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Why the Anti Violence Project's Work Is Vital In This Moment

AVP

The organization is the largest anti-LGBTQ+ violence organization in the country and recently received a $1.75 million grant from Twitter CEO Jack Dorsey.

MikelleStreet

Recently, Twitter and Square CEO Jack Dorsey pledged to give a whopping $1 billion to charity. Under a banner titled #StartSmall, the tech businessman hopes to lead by example when it comes to billionaires redistributing their wealth. A few weeks ago The Okra Project was among the recipients, being awarded a $75,000 grant. Last week, the Anti-Violence Project, which is the largest anti-LGBTQ+ violence organization in the country, received its largest gift ever when Dorsey awarded them with $1.75 million. They have earmarked that money for expanding their crisis intervention hotline and keep up their work with undocumented LGBTQ+ immigrants.

Here, we talk to the organization's executive director Beverly Tillery about the work they do, its importance in this moment, and how others can help.

How are you feeling right now?

This is no simple question these days. Between the pandemic and three months of sheltering in place, the constant murders and dehumanization of Black people, including Black trans women, in this country by police and others, the beautiful and powerful uprisings and sustained organizing across the country for systemic change, and the economic depression, my emotions are constantly in flux I am stir crazy, enraged, hopeful, determined, energized, worried, and exhausted, all at once.

In this moment, when AVP has received the largest gift in our history, I feel grateful that the work of AVP is being seen and valued and that we have been trusted to build on what AVP's founders created 40 years ago. I am honored to be able to vision and build new models of safety for LGBTQ people in this country, alongside the amazing team that we have at AVP. I know that there is a lot more to do to ensure that LGBTQ people are truly safe, so I feel determined to do everything I can to help bring about the long term change that is long overdue.

What called you personally to activism?

As a young girl, I always saw and wanted to change things that I perceived to be unfair and unjust. I became an activist when I attended a private boarding school and started working with other students of color to make sure the school was proactive about recruiting and admitting other students of color. In college, I was inspired by the anti-apartheid movement and students and young people in South Africa who were putting their lives on the line to demand an end to their second class citizenship. When I started organizing, it was around racial and economic justice issues in low-income communities of color, my communities, and I have been able to work on issues that directly and indirectly affect my own life including workers' rights, gender equity, and LGBTQ liberation.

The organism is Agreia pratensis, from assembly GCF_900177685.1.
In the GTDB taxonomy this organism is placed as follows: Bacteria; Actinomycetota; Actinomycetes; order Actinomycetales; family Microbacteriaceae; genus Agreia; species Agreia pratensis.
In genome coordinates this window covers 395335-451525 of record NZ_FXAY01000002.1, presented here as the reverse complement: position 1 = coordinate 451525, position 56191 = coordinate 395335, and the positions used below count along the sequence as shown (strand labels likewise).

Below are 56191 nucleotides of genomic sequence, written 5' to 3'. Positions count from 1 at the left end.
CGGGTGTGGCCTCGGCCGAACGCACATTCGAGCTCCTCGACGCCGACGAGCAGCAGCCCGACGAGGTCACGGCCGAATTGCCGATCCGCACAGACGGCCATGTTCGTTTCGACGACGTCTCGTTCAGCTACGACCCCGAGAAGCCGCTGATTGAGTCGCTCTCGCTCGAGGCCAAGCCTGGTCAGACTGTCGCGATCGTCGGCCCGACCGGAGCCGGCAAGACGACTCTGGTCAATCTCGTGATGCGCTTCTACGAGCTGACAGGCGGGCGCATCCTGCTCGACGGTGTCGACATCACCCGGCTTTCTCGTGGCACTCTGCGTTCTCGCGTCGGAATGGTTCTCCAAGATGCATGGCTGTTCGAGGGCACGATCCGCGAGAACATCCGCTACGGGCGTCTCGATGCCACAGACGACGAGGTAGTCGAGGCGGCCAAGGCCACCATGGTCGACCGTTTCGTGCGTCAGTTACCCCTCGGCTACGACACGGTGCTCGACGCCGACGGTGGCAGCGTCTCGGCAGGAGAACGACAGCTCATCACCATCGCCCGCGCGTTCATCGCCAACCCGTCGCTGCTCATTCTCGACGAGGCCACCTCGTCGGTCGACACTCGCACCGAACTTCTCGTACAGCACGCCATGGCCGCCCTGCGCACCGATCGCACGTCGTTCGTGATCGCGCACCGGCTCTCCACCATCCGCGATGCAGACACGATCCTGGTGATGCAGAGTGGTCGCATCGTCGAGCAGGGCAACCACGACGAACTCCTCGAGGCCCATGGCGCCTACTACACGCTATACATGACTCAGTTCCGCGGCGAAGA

Can you tell me about the work you do at AVP?

At AVP, we work to address and end all forms of violence that impact the LGBTQ and HIV-affected communities. We do this by supporting survivors and organizing to change the conditions that lead to violence in the first place. We run a 24-hour, bilingual (English/Spanish) hotline where people can report violence and where survivors can get immediate, crisis intervention support. We offer free short-term counseling services for LGBTQ and HIV-affected survivors of violence as well as free legal services. And we bring together survivors and allies to work toward systemic change.

AVP offers educational and leadership development programs for our community and we train service providers to ensure that they are providing affirming services to our community. In all of this, we prioritize supporting and working with those members of our community who are most impacted by violence -- people of color, transgender and gender non-conforming and non-binary people, immigrants and low-income community members.

AVP also coordinates the National Coalition of Anti-Violence Programs (NCAVP). This is a network of close to fifty organizations that come together to document the violence that affects our community, develop and promote best practices for supporting LGBTQ survivors of violence and advocating for policy changes. NCAVP publishes national reports on hate violence and intimate partner violence in the LGBTQ community.

Given this historic moment, what does that look like in the types of projects you are addressing right now?

Over the last few years, AVP has moved to an approach to end violence that focuses on prevention, decriminalization, and decarceration. As a result, we have focused a lot on the violence against transgender people, especially the murders of Black trans women and trans women of color. We have worked with trans community members to develop a policy and organizing platform that includes working toward improving safety by increasing access to employment and education, ending criminalization and police violence, and improving health care for TGNC people.

We have been working to stop the way trans women of color, along with other marginalized communities, are criminalized and disproportionately incarcerated by fighting for bail reform and to decriminalize sex work. We continue to support and work to seek justice for Layleen Polanco, a Black Latinx trans woman who died in Rikers Island last year while left in solitary confinement despite the fact that she was known to have epilepsy. We also have developed and run a TGNC leadership Academy that supports the leadership advancement of TGNC leaders in New York City with training and paid internships.